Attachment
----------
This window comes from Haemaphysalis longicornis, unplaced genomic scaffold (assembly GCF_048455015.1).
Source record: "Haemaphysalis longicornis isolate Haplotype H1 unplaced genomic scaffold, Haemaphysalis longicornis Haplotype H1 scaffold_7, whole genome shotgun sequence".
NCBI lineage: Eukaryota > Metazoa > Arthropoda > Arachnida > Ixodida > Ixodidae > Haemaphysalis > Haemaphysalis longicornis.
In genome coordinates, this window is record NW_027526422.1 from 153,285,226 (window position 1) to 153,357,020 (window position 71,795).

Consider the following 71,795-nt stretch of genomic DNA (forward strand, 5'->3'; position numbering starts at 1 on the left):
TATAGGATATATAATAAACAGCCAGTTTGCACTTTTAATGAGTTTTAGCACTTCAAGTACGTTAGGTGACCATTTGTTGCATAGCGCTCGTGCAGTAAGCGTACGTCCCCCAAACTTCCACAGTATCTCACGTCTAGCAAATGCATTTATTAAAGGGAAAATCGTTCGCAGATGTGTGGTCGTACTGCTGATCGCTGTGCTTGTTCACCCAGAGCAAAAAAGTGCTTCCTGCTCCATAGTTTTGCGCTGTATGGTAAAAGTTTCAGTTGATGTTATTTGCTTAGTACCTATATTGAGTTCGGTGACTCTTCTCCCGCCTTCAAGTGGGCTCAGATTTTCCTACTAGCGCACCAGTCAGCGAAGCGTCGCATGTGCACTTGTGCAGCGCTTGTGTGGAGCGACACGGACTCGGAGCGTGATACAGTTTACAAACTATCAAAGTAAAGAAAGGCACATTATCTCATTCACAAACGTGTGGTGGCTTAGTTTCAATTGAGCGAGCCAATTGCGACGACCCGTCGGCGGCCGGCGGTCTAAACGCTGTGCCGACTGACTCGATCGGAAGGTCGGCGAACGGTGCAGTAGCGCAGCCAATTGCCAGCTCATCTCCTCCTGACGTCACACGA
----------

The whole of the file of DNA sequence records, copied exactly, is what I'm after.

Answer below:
This window comes from Haemaphysalis longicornis, unplaced genomic scaffold (assembly GCF_048455015.1).
Source record: "Haemaphysalis longicornis isolate Haplotype H1 unplaced genomic scaffold, Haemaphysalis longicornis Haplotype H1 scaffold_7, whole genome shotgun sequence".
NCBI lineage: Eukaryota > Metazoa > Arthropoda > Arachnida > Ixodida > Ixodidae > Haemaphysalis > Haemaphysalis longicornis.
In genome coordinates, this window is record NW_027526422.1 from 153,285,226 (window position 1) to 153,357,020 (window position 71,795).

Consider the following 71,795-nt stretch of genomic DNA (forward strand, 5'->3'; position numbering starts at 1 on the left):
TATAGGATATATAATAAACAGCCAGTTTGCACTTTTAATGAGTTTTAGCACTTCAAGTACGTTAGGTGACCATTTGTTGCATAGCGCTCGTGCAGTAAGCGTACGTCCCCCAAACTTCCACAGTATCTCACGTCTAGCAAATGCATTTATTAAAGGGAAAATCGTTCGCAGATGTGTGGTCGTACTGCTGATCGCTGTGCTTGTTCACCCAGAGCAAAAAAGTGCTTCCTGCTCCATAGTTTTGCGCTGTATGGTAAAAGTTTCAGTTGATGTTATTTGCTTAGTACCTATATTGAGTTCGGTGACTCTTCTCCCGCCTTCAAGTGGGCTCAGATTTTCCTACTAGCGCACCAGTCAGCGAAGCGTCGCATGTGCACTTGTGCAGCGCTTGTGTGGAGCGACACGGACTCGGAGCGTGATACAGTTTACAAACTATCAAAGTAAAGAAAGGCACATTATCTCATTCACAAACGTGTGGTGGCTTAGTTTCAATTGAGCGAGCCAATTGCGACGACCCGTCGGCGGCCGGCGGTCTAAACGCTGTGCCGACTGACTCGATCGGAAGGTCGGCGAACGGTGCAGTAGCGCAGCCAATTGCCAGCTCATCTCCTCCTGACGTCACACGA